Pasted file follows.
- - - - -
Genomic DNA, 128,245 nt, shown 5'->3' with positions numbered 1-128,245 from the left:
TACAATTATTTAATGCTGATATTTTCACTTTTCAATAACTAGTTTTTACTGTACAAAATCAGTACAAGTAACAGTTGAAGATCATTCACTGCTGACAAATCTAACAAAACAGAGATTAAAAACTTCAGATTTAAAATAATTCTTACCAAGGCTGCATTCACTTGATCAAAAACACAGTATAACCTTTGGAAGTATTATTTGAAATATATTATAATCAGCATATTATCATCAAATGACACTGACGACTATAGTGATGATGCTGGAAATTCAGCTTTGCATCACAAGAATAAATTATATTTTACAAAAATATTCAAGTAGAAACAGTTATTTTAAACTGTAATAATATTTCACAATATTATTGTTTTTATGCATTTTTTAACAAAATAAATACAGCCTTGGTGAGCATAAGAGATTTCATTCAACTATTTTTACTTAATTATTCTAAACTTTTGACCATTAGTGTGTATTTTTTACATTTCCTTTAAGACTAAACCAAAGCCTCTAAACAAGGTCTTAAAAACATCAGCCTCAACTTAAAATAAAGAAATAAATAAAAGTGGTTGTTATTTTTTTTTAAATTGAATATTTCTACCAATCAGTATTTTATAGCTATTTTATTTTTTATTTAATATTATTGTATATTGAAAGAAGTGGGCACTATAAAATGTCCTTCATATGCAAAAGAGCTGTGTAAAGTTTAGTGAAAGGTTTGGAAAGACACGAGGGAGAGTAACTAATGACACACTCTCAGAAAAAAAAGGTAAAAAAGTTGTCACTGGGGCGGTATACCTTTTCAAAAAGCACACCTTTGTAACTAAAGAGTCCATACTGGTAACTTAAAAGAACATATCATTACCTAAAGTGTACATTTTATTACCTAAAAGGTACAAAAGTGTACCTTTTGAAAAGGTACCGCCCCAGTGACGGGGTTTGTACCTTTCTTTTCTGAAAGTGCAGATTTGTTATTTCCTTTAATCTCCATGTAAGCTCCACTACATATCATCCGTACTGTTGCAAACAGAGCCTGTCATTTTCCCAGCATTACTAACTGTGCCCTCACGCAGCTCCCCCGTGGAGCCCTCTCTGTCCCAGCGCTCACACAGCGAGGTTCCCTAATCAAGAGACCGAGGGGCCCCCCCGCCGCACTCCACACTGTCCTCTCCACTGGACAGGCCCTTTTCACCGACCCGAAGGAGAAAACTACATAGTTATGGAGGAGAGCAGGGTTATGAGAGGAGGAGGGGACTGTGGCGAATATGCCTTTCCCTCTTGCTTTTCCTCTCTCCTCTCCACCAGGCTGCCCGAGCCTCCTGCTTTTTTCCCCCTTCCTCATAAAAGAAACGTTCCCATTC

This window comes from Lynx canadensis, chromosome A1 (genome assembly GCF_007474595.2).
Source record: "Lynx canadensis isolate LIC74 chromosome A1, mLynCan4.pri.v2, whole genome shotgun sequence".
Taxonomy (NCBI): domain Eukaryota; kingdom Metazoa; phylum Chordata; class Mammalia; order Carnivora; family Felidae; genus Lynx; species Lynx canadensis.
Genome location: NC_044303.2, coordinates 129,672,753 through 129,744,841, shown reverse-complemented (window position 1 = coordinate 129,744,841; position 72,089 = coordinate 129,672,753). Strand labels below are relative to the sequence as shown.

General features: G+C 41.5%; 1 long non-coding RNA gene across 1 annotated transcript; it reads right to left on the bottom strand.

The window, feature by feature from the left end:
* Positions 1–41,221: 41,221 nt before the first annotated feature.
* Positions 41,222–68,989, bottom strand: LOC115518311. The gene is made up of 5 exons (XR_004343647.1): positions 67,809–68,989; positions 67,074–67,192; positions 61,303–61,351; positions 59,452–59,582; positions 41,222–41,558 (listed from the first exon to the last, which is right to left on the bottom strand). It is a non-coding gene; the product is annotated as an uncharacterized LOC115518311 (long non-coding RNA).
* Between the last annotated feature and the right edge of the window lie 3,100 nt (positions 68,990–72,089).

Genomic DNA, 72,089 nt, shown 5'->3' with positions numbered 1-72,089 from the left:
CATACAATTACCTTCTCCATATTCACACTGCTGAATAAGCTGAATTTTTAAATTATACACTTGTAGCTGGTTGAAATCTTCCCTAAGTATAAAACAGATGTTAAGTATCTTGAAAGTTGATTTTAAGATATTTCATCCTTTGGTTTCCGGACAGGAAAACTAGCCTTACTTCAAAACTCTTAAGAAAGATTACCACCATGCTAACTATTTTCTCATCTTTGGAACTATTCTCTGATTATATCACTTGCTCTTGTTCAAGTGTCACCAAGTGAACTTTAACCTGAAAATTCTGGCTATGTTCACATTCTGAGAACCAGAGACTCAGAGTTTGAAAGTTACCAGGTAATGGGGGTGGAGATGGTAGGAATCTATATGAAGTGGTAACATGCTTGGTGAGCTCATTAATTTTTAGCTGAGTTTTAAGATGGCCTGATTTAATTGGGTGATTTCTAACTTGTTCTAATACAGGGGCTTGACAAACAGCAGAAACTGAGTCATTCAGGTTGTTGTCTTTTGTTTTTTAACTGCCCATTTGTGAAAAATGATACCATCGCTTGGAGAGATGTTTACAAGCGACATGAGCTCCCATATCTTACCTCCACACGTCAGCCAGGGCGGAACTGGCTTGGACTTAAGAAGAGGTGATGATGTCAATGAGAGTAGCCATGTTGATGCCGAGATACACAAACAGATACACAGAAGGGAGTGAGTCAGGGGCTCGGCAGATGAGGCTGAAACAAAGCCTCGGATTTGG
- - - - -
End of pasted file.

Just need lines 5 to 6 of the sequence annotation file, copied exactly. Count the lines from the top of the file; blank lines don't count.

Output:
Taxonomy (NCBI): domain Eukaryota; kingdom Metazoa; phylum Chordata; class Mammalia; order Carnivora; family Felidae; genus Lynx; species Lynx canadensis.
Genome location: NC_044303.2, coordinates 129,672,753 through 129,744,841, shown reverse-complemented (window position 1 = coordinate 129,744,841; position 72,089 = coordinate 129,672,753). Strand labels below are relative to the sequence as shown.